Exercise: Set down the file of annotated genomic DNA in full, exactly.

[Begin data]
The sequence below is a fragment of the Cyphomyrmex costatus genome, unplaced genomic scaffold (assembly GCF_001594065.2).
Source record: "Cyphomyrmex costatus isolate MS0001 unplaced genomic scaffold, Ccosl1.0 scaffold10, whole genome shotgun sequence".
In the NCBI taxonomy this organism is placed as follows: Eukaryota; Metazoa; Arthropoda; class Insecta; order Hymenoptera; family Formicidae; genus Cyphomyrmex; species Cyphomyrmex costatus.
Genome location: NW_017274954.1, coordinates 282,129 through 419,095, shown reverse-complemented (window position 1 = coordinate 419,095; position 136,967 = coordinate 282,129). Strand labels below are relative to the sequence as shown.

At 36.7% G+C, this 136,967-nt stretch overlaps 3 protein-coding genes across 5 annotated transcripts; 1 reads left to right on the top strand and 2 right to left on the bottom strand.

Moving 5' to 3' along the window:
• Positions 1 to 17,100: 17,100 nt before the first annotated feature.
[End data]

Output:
The sequence below is a fragment of the Cyphomyrmex costatus genome, unplaced genomic scaffold (assembly GCF_001594065.2).
Source record: "Cyphomyrmex costatus isolate MS0001 unplaced genomic scaffold, Ccosl1.0 scaffold10, whole genome shotgun sequence".
In the NCBI taxonomy this organism is placed as follows: Eukaryota; Metazoa; Arthropoda; class Insecta; order Hymenoptera; family Formicidae; genus Cyphomyrmex; species Cyphomyrmex costatus.
Genome location: NW_017274954.1, coordinates 282,129 through 419,095, shown reverse-complemented (window position 1 = coordinate 419,095; position 136,967 = coordinate 282,129). Strand labels below are relative to the sequence as shown.

At 36.7% G+C, this 136,967-nt stretch overlaps 3 protein-coding genes across 5 annotated transcripts; 1 reads left to right on the top strand and 2 right to left on the bottom strand.

Moving 5' to 3' along the window:
• Positions 1 to 17,100: 17,100 nt before the first annotated feature.